Stuck with unsightly tree stumps in your yard and can’t afford to call in the professionals to remove it? There is a solution that can get the job done without putting you in the poor house. The quickest way by far to remove an unwanted tree stump is to hire a tree surgeon or tree lopper, but they can be quite costly. Using Epsom salts is inexpensive, non-labor intensive, not harsh on the environment, and it works. It may just take a little more time and patience to achieve the desired success.
Removing A Stump With Epsom Salt
There are two main methods of removing stumps using Epsom salt. They are the drilling method and the soaking method. Both ways will deliver the same desired results – the stump and root system will eventually dry out and rot. It may take several months, depending on the size, but it will happen. Once dead, the stump will decompose naturally. You can speed up the process by adding high nitrogen fertilizer around the base of the stump. You can also dig it out quite easily. Refill the hole with soil and cover over with lawn seed, or create a new flower bed in its place. The soil around your tree stump will be in excellent condition from the Epsom salts. All that will be needed is regular water.
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The Drilling Method
- Use a 1-inch drill bit to drill several holes into the stump. Leave several inches between each hole. Drill as deeply as possible, at least 8 inches.
- Pour Epsom salt directly into the drilled holes, filling right to the top.
- Add just enough water to moisten the Epsom salt. Do this slowly, so your salt doesn’t overflow. You need it to remain in the stump holes.
- Cover the stump with a tarp to prevent rainwater from filling the holes and diluting the Epsom salts too much, weakening the solution.
- Repeat the process every three weeks until the stump is dead. Typically, pale wood retains life, while dark, brittle wood is dead.
The Soaking Method
- Mix one part (1 gallon) Epsom salts with two parts (2 gallons) of water for each tree stump requiring removal.
- Stir until all remnants of salt have been dissolved into the water.
- Dig away any soil to reveal as much of the base of the tree stump as possible.
- You’ll need access to the roots to increase your chances of killing off stump and prevent regrowth.
- Drill a hole into at least four places around the fixture. If you can see roots showing up from the ground, drill a few holes into the thickest part of each.
- Push the tip of a funnel into each of the holes and pour in the solution until you see it drain from the holes. This is a good indicator that you’ve saturated the stump well.
- Use all of the solution.
- Cover the stump with a tarp, and repeat the soaking procedure every week until the stump appears visibly dried out.
- After about a month, the wood should be drying out.
- If it’s dry, it’s time to cut out and remove a tree stump. Otherwise, add more solution and periodically check the stump over the next few weeks.
How Epsom Salt Works To Remove Stumps
It is not uncommon for chemical solutions to fail to get rid of a stump. The problem lies in the fact that lopping trees don’t kill, it just leaves tree stumps to be removed. If you remove a tree that’s alive, you will be left with a living stump, complete with roots. The root system of a mature tree reaches far beyond what you can see. They can keep growing well after being separated from the upper part of the tree.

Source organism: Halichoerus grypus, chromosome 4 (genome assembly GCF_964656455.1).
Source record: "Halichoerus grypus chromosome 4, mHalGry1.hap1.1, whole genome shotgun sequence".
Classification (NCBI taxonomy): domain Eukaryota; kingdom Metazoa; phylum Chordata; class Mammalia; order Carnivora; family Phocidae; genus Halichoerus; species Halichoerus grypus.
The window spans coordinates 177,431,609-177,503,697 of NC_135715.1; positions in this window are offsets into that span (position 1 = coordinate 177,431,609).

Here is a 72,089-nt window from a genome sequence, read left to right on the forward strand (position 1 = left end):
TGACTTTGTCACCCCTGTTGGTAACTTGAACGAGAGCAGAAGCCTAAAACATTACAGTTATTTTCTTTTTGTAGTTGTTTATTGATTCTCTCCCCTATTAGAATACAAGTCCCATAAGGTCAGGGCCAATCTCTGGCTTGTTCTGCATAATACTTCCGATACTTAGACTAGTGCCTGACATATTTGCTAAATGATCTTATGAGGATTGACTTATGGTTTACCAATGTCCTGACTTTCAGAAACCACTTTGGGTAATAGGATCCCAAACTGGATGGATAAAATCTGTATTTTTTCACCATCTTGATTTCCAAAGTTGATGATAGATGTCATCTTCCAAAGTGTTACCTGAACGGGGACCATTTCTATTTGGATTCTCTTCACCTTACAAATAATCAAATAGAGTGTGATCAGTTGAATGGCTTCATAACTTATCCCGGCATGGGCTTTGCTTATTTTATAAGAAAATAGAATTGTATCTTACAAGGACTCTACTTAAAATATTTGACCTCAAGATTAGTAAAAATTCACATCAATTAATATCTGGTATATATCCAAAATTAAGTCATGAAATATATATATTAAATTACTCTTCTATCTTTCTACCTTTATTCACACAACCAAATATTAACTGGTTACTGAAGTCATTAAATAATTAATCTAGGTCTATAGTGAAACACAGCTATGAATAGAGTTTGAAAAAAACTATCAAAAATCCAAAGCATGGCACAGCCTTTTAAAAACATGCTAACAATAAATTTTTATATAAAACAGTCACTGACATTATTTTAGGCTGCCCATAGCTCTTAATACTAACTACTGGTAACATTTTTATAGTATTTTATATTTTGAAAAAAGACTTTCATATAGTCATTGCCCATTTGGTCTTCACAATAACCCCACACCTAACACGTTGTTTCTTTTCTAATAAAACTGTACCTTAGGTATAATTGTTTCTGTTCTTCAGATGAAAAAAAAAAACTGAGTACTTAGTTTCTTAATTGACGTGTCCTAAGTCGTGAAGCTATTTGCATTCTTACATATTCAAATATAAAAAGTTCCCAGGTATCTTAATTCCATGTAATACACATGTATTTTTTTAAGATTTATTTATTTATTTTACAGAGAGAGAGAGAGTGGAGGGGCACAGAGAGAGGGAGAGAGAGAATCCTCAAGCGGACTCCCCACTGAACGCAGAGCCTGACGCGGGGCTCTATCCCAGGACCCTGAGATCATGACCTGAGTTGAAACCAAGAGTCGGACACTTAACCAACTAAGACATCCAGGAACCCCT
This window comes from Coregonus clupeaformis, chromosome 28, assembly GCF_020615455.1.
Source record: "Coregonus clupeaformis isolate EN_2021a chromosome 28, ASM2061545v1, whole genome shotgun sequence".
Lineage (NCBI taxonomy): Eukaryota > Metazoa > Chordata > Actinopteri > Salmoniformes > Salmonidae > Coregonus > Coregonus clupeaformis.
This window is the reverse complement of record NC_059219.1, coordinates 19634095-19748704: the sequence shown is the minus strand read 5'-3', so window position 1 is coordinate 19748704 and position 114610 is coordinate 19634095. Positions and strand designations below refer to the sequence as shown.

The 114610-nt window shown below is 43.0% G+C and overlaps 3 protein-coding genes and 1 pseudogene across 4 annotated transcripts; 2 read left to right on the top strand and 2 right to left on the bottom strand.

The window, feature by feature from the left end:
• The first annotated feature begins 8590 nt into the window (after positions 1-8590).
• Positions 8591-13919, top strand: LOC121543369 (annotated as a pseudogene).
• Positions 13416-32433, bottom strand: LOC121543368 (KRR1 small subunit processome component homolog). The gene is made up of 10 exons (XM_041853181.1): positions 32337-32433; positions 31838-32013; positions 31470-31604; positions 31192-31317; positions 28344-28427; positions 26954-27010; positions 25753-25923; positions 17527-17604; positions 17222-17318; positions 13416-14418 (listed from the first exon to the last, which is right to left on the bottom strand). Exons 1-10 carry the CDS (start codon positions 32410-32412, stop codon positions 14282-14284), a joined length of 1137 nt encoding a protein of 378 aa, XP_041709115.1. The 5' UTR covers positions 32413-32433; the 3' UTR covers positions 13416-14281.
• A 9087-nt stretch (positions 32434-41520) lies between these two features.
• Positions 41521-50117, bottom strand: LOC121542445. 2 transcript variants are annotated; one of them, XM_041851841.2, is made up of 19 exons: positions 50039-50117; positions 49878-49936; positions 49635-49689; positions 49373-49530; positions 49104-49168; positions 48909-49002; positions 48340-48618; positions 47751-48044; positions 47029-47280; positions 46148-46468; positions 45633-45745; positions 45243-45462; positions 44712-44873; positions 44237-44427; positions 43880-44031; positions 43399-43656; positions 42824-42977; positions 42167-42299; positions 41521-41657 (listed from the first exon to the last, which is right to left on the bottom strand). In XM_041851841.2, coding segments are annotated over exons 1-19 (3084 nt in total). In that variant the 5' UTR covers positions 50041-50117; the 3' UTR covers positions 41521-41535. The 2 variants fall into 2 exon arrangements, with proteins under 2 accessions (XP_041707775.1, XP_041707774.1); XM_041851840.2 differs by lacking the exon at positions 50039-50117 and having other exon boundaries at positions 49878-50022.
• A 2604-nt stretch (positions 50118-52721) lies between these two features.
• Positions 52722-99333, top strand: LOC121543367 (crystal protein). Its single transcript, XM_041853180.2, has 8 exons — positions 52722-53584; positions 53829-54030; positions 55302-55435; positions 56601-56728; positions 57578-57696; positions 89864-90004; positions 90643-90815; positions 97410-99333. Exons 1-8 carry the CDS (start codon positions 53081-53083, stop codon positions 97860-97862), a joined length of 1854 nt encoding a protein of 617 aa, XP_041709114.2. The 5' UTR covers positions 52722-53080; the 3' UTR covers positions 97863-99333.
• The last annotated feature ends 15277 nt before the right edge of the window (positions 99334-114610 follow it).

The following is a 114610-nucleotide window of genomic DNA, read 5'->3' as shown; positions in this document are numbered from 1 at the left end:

You don’t need to break your back with an ax or spend thousands of dollars, either. Just pouring bleach over a stump may kill some of the branches, but it won’t kill the roots. Other commercially available stump removal products are made from potassium nitrate. They’re effective at decomposing and dissolving a tree stump, which is already dead. That is where most chemical solutions fall down. They are unable to kill that which is still living.
A solution of Epsom salts and water will help kill and rot the tree, making it easier to break apart and permanently get rid of it. Epsom salt contains magnesium and sulfur, both nutrients plants need to survive. However, if used in excess, they decrease resources and kill plants, weeds, and, yes, tree stumps. The magnesium sulfate draws moisture from everything it comes into contact with. When used as directed on tree stumps, the Epsom salt will dry out everything, including the root system, and prevent it from absorbing the moisture and nutrients it needs to live. The salt causes the tree stump to rot and break down, making it easier to remove stump manually.
How Long Does It Take To Kill A Tree Stump With Epsom Salt?
Hiring a tree surgeon or stump removal expert to get rid of a remaining tree stump in your yard will take a lot less time than using Epsom salt to work its magic. Typically you’d be looking at a whole day or a little longer, but the cost can run into thousands due to the heavy-duty equipment they tend to use. Equipment like grinders, axes, electric saws, etc.
You’ll have to wait much longer for Epsom salt to dry out the roots and starve the stump of moisture and nutrition, which can vary from stump to stump depending on the size. You can expect to need a fair amount of patience, though. Treating with Epsom salt is an ideal natural, low-cost option, but it can take several months to remove the stump. In the end, though, the eyesore will be gone from view.